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main tours sightseeing tours to vilnius tour to paneriai


SIGHTSEEING TOURS
TO VILNIUS

Tour to Paneriai (duration - 3 hours)

    Paneriai is six miles outside Vilnius. It had been a quiet small suburb in the Vilnius district up to the beginning of Second World War. Since then it has been associated only with suffering and death. During World War II, the Nazis turned the Paneriai forest into mass killing site. Between 1941 and 1944, at least 100,000 innocent Vilnius civilians, prisoners of war, priests, partisans and underground fighters were killed here and buried into pits. Seventy thousand of those killed were Jews, who were systematically annihilated from the time the Germans arrived in Vilnius in 1941 up to 1944 when Soviet army drove out German troops. The territory of several kilometers has become a common grave for the people of different nationalities: Lithuanians, Russians, Poles and Jews.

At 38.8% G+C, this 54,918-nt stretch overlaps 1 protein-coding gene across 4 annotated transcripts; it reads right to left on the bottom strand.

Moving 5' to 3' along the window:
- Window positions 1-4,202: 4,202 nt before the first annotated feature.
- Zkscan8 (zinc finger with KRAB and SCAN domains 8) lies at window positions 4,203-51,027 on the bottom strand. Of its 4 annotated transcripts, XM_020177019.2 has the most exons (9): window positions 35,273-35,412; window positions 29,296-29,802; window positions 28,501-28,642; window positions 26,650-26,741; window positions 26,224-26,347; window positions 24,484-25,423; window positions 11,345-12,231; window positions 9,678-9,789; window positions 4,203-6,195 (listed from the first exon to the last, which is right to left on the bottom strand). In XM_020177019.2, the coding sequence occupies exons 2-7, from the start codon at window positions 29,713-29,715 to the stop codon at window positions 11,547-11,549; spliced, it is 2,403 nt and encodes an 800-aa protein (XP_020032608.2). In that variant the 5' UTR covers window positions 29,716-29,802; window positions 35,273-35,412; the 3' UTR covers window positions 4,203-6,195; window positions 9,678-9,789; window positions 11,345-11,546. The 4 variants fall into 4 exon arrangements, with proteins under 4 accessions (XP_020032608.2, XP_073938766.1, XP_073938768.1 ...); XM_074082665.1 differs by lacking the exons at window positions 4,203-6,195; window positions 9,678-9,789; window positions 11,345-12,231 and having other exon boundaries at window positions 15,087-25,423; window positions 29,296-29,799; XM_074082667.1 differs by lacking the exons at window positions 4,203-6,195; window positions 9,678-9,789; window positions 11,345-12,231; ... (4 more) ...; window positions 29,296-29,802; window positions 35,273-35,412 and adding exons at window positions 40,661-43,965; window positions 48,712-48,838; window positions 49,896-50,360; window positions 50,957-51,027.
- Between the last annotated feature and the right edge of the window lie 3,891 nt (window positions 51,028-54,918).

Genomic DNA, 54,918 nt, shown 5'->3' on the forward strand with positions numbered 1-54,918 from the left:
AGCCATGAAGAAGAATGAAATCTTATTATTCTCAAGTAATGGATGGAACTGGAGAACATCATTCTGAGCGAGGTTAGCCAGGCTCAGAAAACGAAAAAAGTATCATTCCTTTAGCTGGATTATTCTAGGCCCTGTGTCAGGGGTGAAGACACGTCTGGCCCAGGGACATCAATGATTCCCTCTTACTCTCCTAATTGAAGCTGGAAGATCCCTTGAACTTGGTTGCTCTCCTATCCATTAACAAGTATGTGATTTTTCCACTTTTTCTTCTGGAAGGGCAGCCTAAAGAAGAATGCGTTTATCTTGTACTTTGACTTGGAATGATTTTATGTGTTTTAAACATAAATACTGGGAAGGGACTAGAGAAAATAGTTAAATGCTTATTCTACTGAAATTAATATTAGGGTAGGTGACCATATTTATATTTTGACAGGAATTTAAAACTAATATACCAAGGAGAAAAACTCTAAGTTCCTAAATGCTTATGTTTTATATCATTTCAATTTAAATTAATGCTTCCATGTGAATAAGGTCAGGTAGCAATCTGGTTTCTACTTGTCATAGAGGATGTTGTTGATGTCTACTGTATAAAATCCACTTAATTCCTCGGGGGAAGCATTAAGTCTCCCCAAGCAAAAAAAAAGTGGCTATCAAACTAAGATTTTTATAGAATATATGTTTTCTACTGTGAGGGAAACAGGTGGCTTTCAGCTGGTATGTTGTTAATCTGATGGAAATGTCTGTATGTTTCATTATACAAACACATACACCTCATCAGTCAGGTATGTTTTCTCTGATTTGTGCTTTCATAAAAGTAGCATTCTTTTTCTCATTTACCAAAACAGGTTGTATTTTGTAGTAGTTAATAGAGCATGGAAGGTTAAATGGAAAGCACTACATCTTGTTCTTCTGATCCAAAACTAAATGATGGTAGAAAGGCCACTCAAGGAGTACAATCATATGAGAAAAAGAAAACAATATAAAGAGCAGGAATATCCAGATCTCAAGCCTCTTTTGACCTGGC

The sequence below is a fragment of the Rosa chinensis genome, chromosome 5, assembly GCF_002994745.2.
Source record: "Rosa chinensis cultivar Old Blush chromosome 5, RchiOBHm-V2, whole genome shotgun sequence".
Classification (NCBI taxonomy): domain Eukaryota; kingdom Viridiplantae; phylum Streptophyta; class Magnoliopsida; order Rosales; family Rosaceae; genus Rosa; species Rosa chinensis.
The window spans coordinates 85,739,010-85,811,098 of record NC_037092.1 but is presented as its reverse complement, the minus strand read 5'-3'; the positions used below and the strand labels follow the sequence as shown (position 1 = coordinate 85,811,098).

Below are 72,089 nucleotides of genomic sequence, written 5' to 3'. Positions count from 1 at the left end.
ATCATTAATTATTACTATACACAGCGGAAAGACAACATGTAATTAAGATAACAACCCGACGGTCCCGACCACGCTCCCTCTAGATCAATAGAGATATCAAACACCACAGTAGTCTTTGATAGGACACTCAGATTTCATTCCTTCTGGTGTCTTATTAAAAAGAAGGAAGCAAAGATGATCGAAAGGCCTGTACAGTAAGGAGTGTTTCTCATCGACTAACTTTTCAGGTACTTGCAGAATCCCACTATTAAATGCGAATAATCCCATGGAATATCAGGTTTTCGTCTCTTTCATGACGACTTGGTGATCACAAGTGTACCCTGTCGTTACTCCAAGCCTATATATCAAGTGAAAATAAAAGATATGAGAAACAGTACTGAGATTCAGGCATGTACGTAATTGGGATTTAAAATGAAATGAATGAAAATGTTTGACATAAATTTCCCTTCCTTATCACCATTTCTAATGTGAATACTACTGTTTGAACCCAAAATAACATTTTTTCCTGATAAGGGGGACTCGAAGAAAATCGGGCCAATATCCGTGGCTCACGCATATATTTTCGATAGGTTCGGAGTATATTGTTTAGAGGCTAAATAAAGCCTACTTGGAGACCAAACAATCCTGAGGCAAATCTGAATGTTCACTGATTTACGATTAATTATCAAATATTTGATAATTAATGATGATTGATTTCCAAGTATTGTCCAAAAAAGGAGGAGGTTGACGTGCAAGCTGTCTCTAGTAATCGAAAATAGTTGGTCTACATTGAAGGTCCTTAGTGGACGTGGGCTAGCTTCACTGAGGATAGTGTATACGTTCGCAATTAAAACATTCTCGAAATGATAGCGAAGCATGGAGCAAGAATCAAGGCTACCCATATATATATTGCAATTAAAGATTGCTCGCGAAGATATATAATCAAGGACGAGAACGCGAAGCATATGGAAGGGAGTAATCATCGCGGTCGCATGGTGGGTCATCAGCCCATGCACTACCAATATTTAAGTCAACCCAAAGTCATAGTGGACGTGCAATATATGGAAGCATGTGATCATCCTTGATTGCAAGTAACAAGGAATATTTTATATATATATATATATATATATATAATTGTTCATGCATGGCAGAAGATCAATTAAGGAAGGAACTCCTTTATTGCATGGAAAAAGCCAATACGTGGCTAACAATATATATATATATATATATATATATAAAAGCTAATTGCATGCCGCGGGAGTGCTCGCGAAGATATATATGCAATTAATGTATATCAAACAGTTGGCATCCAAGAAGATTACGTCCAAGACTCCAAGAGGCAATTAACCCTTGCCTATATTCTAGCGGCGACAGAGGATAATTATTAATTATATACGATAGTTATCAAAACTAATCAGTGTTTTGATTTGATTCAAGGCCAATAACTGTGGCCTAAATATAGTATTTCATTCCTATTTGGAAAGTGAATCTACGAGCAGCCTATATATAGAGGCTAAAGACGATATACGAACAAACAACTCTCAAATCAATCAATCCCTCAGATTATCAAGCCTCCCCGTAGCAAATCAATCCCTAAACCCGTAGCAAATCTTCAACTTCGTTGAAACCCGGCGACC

The first monument in Paneriai was erected in 1948, but in 1952 it was replaced by the new one. Probably, because of the fact, Jews on the first monument were mentioned among the victims of fascism. That was unacceptable in the country, where the policy of anti-Semitism was carried out. The second inscription was more "correct": "Here the Nazis shot over 100,000 Soviet people." Only in 1990, with the beginning of the Lithuanian Revival Movement, a new text in Hebrew was added. In 1960, in Paneriai a museum displaying the tragedy of Paneriai was established. In 1985, the first memorial was set up, later accomplished by several more.
    Nowadays, the entrance to the Paneriai memorial complex is marked by three stone slabs with the inscription in Russian, Lithuanian and Hebrew that were established to embalm the memory of the hundred thousands murdered people. From here a path leads to the Paneriai museum and two monuments. One of them is a monument, commemorating seventy thousand Vilnius Jews, executed by the Nazis. The other is a Soviet obelisk to all the "victims of fascist terror". The paths lead further, to the pits in the wood where dead bodies were burnt and to another eight-meter pit where the bones of the dead were crushed.



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